When compared to many states, the Texas homeschool requirements are pretty straightforward. It is considered one of the least stringent states in terms of requirements. So, if you are considering homeschooling and were nervous about being able to handle the legal side of things, you can definitely relax. On this page, you can find information about how to legally homeschool in Texas, what (if any) records you may want to keep, and what might be involved in going back to school if you decide to end your homeschooling adventure at some point.
- Texas Homeschooling Laws
- Switching from Public School to Homeschool
- Homeschool Recordkeeping in Texas
- Returning to Public School after Homeschooling
Legal disclaimer: This page provides suggestions and information on how to meet the mandatory school attendance laws in Texas. It is not intended and should not be used as definitive legal advice. In most states, parents find a variety of legal methods to pursue the educational approach that they prefer for their child.
Texas Homeschooling Laws
Are you wondering what are the requirements for homeschooling in Texas? The great news is that there are only a few. Those are summarized below.
- Children between 6 and 17 years old must be enrolled in school in the state, so if you have a child between those ages you must either have him or her enrolled in a school, or be homeschooling.
- You must teach the following subjects in your homeschool: reading, spelling, grammar, mathematics, and good citizenship.
- You must use some sort of written curriculum (online curriculum is included in that description)
Of course, even though these are the only requirements to homeschool your child in Texas, that does not mean that you should use them to determine the scope of your homeschool curriculum. Instead, they should be seen as the minimum you would need to do to stay compliant with state law. Your homeschool approach, though, should be to provide the best, most customized education possible to your child that will prepare them for higher education and/or their career ahead.
Switching from Public School to Homeschool
Has your child been enrolled in a public or private school prior to starting homeschooling? Although it’s not part of the legal homeschool requirements in Texas, it is always a good idea to formally withdraw your child from school so that you don’t trigger any truancy inquiries. To do so, you can send either a withdrawal email or letter to the principal, counselor, and attendance clerk of the school letting them know that you are officially withdrawing your child from school and sharing the date in which your homeschooling will begin (or began.)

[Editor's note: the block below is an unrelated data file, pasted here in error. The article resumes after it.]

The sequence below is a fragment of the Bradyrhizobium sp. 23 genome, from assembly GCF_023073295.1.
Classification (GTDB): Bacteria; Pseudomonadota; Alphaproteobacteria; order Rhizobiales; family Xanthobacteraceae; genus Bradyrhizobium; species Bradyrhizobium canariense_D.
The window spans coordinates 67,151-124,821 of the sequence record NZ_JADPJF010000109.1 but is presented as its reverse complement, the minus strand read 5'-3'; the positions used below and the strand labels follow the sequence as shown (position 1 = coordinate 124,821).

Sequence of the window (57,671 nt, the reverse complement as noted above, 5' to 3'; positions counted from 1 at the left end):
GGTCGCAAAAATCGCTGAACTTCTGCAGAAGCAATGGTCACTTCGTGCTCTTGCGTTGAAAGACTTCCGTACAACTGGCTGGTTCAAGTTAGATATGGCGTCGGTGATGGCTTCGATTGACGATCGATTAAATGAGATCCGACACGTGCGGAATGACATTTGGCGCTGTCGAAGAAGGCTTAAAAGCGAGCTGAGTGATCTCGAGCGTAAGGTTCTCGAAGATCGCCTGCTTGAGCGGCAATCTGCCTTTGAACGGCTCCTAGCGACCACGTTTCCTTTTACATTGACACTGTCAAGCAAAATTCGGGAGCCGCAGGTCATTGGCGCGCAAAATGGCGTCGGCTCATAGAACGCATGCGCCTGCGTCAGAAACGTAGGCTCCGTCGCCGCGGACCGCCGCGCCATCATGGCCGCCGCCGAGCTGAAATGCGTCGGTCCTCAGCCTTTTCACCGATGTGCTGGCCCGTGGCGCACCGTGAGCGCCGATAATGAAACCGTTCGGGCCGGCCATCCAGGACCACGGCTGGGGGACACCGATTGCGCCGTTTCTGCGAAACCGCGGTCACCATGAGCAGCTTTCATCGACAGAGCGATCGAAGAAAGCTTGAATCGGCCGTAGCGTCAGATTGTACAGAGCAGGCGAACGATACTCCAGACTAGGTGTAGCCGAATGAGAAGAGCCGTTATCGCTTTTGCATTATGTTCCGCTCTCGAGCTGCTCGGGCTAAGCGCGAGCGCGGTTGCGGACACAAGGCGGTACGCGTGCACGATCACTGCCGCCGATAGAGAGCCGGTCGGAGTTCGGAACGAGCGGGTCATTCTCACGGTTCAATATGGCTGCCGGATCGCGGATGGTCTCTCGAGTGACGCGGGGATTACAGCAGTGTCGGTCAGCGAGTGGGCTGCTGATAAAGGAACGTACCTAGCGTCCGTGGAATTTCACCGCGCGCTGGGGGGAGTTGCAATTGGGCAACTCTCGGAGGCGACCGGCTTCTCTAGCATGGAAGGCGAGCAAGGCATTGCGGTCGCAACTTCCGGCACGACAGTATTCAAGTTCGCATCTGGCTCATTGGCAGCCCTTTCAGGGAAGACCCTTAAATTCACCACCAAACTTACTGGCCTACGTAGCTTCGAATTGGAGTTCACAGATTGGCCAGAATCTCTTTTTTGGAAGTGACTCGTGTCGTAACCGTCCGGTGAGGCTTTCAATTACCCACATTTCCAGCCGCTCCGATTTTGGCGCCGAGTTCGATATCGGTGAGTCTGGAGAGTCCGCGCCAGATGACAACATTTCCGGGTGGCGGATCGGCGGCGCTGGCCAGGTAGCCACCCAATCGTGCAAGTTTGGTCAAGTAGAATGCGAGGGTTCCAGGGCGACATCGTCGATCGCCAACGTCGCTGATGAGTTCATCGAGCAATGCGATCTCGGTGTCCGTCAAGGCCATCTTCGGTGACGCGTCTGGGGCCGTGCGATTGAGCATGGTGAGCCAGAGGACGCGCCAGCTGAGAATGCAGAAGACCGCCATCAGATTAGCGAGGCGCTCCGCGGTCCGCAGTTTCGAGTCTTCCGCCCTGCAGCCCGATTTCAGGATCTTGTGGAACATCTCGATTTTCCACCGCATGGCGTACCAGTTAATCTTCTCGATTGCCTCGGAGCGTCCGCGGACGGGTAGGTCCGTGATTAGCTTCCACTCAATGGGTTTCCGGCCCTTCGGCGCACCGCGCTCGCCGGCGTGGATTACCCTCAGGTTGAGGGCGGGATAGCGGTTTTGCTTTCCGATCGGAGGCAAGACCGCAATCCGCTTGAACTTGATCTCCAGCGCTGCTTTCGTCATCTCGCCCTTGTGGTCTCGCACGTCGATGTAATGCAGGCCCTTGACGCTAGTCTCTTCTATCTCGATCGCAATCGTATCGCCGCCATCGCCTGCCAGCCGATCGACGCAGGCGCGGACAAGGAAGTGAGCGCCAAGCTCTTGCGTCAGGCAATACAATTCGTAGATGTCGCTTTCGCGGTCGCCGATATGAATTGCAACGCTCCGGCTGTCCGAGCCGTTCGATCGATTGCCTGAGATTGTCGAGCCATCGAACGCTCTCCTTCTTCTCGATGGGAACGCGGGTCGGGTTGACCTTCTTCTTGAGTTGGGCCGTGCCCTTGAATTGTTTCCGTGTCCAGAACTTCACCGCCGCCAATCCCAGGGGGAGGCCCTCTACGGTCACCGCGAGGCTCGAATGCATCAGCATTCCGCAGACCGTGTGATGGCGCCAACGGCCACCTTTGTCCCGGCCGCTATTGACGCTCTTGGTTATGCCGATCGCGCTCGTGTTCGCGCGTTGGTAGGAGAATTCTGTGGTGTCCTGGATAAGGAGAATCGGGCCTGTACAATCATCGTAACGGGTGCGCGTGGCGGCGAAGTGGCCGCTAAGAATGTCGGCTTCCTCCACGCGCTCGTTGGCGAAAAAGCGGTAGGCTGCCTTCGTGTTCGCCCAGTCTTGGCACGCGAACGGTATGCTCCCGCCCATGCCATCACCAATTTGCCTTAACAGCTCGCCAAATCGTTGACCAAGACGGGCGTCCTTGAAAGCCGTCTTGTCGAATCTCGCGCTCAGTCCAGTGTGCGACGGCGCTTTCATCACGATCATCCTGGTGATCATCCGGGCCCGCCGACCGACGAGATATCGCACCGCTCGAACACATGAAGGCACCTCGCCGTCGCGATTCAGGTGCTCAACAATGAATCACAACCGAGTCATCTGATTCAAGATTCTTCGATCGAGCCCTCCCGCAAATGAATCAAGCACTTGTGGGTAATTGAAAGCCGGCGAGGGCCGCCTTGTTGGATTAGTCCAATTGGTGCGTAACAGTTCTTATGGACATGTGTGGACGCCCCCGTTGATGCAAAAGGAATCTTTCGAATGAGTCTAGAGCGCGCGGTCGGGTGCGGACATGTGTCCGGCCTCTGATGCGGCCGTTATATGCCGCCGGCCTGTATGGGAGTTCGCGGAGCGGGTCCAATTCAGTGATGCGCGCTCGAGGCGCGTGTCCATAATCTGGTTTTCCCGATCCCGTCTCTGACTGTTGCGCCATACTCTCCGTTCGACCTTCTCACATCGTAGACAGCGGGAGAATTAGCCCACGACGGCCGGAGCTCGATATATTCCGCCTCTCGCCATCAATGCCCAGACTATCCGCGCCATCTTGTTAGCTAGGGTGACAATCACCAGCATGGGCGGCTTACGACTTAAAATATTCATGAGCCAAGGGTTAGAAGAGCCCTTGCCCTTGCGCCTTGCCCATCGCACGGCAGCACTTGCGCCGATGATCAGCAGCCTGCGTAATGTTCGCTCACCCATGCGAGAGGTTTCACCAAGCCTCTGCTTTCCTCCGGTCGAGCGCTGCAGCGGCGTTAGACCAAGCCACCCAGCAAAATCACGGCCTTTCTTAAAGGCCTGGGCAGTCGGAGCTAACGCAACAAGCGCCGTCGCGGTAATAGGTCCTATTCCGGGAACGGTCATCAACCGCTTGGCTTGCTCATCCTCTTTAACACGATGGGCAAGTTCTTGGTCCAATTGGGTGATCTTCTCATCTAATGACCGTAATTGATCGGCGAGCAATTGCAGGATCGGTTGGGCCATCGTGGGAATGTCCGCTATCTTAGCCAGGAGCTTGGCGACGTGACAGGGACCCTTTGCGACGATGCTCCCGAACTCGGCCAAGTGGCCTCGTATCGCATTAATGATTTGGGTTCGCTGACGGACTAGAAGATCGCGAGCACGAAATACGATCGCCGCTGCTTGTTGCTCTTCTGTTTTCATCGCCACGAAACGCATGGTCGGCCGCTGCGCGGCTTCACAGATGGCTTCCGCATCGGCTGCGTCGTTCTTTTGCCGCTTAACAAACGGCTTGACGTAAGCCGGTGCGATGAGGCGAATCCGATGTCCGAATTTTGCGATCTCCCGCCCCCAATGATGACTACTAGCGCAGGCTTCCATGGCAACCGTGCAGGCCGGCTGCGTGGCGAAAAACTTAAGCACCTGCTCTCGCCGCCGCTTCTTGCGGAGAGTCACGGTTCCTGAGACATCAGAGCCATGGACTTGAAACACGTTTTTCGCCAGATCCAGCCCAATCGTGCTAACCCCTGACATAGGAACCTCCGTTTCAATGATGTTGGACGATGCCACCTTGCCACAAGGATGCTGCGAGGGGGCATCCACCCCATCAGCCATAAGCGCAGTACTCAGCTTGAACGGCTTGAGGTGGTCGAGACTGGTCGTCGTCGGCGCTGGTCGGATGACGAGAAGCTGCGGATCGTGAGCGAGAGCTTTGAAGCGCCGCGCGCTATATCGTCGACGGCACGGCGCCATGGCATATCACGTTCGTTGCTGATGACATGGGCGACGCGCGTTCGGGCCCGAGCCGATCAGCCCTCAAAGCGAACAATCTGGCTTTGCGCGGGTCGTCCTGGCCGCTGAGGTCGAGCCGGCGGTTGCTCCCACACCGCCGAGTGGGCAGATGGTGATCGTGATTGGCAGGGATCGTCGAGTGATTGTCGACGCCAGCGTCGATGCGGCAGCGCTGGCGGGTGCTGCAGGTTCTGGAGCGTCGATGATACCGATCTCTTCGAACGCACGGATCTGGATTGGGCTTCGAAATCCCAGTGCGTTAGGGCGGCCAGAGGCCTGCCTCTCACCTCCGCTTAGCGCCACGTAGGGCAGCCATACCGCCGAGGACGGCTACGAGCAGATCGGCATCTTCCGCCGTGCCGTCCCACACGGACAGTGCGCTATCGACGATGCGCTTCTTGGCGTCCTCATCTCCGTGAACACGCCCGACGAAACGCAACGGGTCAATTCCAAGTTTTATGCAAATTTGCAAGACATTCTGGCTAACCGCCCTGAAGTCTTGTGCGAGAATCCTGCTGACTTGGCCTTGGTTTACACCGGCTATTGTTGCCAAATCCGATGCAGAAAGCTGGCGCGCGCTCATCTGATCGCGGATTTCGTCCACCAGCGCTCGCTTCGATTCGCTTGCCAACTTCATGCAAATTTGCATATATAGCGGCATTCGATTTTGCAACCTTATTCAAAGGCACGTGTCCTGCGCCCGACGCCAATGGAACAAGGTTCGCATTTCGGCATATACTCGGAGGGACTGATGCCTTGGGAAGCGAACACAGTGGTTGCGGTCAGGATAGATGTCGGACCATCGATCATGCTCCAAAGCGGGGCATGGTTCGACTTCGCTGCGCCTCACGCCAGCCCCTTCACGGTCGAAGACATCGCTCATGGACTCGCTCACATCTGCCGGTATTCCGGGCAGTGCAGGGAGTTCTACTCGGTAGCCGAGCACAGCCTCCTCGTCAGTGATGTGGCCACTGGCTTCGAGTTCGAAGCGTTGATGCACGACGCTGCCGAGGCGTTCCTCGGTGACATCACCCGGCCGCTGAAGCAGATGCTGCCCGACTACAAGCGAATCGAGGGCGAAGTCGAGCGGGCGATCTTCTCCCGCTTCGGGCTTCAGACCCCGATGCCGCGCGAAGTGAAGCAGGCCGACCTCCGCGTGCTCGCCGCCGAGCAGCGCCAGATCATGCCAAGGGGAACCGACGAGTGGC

Homeschool Recordkeeping in Texas
As a mostly unregulated state for homeschoolers, you will be relieved to know that there aren’t any reports about your homeschool or curriculum that you are required to share — either locally or on a state level. However, that doesn’t mean that you shouldn’t keep records about your homeschool experience at all. A homeschool portfolio can have many benefits for you and your student, including:
- serving as a cherished keepsake of your time spent learning together
- providing a reference of coursework covered in case of a return to public/private school
- assisting parents when creating homeschool transcripts
Your portfolio can be as simple as a journal entry every so often to remind yourself what you and the children have been up to in your home education program, or as detailed as a binder of lesson plans, and lists of books and materials used. When deciding what to include in yours, try to be as forward-thinking as possible in terms of what information you think you might need to retrieve in the future.
How to Transfer from Homeschool to Public School
The homeschool portfolio mentioned above can come in quite handy if you make the decision to head back into the school system after homeschooling for a while. Every district and school will have different expectations for enrolling a child, but having a thorough record of what you’ve been covering in your homeschool will likely be especially helpful in any school. Enrolling in public school after homeschooling might include some kind of assessment testing for placement purposes, so be sure to prepare your student for that possibility.
Additional Resources Related to Homeschooling in Texas
Have other questions about homeschooling in Texas? You may find the following pages helpful.